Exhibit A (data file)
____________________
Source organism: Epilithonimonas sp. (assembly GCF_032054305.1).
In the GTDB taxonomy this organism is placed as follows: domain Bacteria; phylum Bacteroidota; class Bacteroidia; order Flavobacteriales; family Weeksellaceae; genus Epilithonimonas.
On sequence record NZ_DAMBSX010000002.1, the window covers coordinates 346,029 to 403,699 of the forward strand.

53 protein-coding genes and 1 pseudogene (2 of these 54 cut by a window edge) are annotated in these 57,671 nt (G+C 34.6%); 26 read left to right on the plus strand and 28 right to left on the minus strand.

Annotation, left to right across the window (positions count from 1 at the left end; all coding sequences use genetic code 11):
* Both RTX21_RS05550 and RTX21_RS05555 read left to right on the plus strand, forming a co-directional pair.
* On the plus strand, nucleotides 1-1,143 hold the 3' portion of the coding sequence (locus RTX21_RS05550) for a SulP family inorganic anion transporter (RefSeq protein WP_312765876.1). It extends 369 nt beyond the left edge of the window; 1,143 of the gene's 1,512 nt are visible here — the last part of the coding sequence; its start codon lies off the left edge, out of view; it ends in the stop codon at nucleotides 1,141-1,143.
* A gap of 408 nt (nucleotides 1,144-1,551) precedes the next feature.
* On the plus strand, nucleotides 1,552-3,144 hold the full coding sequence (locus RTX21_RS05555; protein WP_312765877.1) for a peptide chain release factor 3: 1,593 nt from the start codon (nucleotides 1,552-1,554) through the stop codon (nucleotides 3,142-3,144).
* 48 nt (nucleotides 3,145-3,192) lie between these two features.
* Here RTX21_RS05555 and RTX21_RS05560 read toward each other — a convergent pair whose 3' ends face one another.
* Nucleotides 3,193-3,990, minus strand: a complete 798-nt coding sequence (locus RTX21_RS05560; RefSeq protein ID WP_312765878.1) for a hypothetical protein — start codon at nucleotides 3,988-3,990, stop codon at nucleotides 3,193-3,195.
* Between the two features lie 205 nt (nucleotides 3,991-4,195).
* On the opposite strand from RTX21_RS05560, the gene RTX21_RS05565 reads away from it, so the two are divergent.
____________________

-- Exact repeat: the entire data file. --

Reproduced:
Source organism: Epilithonimonas sp. (assembly GCF_032054305.1).
In the GTDB taxonomy this organism is placed as follows: domain Bacteria; phylum Bacteroidota; class Bacteroidia; order Flavobacteriales; family Weeksellaceae; genus Epilithonimonas.
On sequence record NZ_DAMBSX010000002.1, the window covers coordinates 346,029 to 403,699 of the forward strand.

53 protein-coding genes and 1 pseudogene (2 of these 54 cut by a window edge) are annotated in these 57,671 nt (G+C 34.6%); 26 read left to right on the plus strand and 28 right to left on the minus strand.

Annotation, left to right across the window (positions count from 1 at the left end; all coding sequences use genetic code 11):
* Both RTX21_RS05550 and RTX21_RS05555 read left to right on the plus strand, forming a co-directional pair.
* On the plus strand, nucleotides 1-1,143 hold the 3' portion of the coding sequence (locus RTX21_RS05550) for a SulP family inorganic anion transporter (RefSeq protein WP_312765876.1). It extends 369 nt beyond the left edge of the window; 1,143 of the gene's 1,512 nt are visible here — the last part of the coding sequence; its start codon lies off the left edge, out of view; it ends in the stop codon at nucleotides 1,141-1,143.
* A gap of 408 nt (nucleotides 1,144-1,551) precedes the next feature.
* On the plus strand, nucleotides 1,552-3,144 hold the full coding sequence (locus RTX21_RS05555; protein WP_312765877.1) for a peptide chain release factor 3: 1,593 nt from the start codon (nucleotides 1,552-1,554) through the stop codon (nucleotides 3,142-3,144).
* 48 nt (nucleotides 3,145-3,192) lie between these two features.
* Here RTX21_RS05555 and RTX21_RS05560 read toward each other — a convergent pair whose 3' ends face one another.
* Nucleotides 3,193-3,990, minus strand: a complete 798-nt coding sequence (locus RTX21_RS05560; RefSeq protein ID WP_312765878.1) for a hypothetical protein — start codon at nucleotides 3,988-3,990, stop codon at nucleotides 3,193-3,195.
* Between the two features lie 205 nt (nucleotides 3,991-4,195).
* On the opposite strand from RTX21_RS05560, the gene RTX21_RS05565 reads away from it, so the two are divergent.